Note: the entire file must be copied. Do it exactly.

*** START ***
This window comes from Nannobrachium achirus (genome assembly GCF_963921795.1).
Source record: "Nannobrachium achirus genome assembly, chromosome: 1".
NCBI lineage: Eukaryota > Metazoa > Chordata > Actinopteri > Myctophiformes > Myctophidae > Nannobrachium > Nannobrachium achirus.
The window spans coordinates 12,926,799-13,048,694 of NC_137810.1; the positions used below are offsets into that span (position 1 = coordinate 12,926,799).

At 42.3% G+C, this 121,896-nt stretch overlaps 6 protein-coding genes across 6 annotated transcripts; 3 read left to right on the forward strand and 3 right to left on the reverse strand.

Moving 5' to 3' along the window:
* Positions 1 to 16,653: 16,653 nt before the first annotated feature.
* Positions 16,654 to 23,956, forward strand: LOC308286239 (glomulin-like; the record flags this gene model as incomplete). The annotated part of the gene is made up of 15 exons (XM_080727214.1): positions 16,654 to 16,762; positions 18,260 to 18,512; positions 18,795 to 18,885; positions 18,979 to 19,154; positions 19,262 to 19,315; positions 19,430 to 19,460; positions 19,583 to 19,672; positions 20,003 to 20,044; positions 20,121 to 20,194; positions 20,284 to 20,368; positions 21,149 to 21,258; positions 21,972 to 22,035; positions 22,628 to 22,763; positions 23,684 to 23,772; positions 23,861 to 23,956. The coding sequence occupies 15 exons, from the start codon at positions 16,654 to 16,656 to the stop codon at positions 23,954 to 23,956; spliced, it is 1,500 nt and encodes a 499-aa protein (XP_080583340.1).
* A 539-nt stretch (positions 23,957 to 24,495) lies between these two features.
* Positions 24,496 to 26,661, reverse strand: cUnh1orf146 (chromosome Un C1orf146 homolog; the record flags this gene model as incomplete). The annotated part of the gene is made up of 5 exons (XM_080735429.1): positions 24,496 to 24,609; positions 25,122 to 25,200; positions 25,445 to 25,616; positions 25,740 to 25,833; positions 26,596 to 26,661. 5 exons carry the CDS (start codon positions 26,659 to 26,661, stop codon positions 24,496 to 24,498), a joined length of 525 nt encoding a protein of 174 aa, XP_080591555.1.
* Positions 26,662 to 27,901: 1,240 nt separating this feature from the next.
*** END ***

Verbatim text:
This window comes from Nannobrachium achirus (genome assembly GCF_963921795.1).
Source record: "Nannobrachium achirus genome assembly, chromosome: 1".
NCBI lineage: Eukaryota > Metazoa > Chordata > Actinopteri > Myctophiformes > Myctophidae > Nannobrachium > Nannobrachium achirus.
The window spans coordinates 12,926,799-13,048,694 of NC_137810.1; the positions used below are offsets into that span (position 1 = coordinate 12,926,799).

At 42.3% G+C, this 121,896-nt stretch overlaps 6 protein-coding genes across 6 annotated transcripts; 3 read left to right on the forward strand and 3 right to left on the reverse strand.

Moving 5' to 3' along the window:
* Positions 1 to 16,653: 16,653 nt before the first annotated feature.
* Positions 16,654 to 23,956, forward strand: LOC308286239 (glomulin-like; the record flags this gene model as incomplete). The annotated part of the gene is made up of 15 exons (XM_080727214.1): positions 16,654 to 16,762; positions 18,260 to 18,512; positions 18,795 to 18,885; positions 18,979 to 19,154; positions 19,262 to 19,315; positions 19,430 to 19,460; positions 19,583 to 19,672; positions 20,003 to 20,044; positions 20,121 to 20,194; positions 20,284 to 20,368; positions 21,149 to 21,258; positions 21,972 to 22,035; positions 22,628 to 22,763; positions 23,684 to 23,772; positions 23,861 to 23,956. The coding sequence occupies 15 exons, from the start codon at positions 16,654 to 16,656 to the stop codon at positions 23,954 to 23,956; spliced, it is 1,500 nt and encodes a 499-aa protein (XP_080583340.1).
* A 539-nt stretch (positions 23,957 to 24,495) lies between these two features.
* Positions 24,496 to 26,661, reverse strand: cUnh1orf146 (chromosome Un C1orf146 homolog; the record flags this gene model as incomplete). The annotated part of the gene is made up of 5 exons (XM_080735429.1): positions 24,496 to 24,609; positions 25,122 to 25,200; positions 25,445 to 25,616; positions 25,740 to 25,833; positions 26,596 to 26,661. 5 exons carry the CDS (start codon positions 26,659 to 26,661, stop codon positions 24,496 to 24,498), a joined length of 525 nt encoding a protein of 174 aa, XP_080591555.1.
* Positions 26,662 to 27,901: 1,240 nt separating this feature from the next.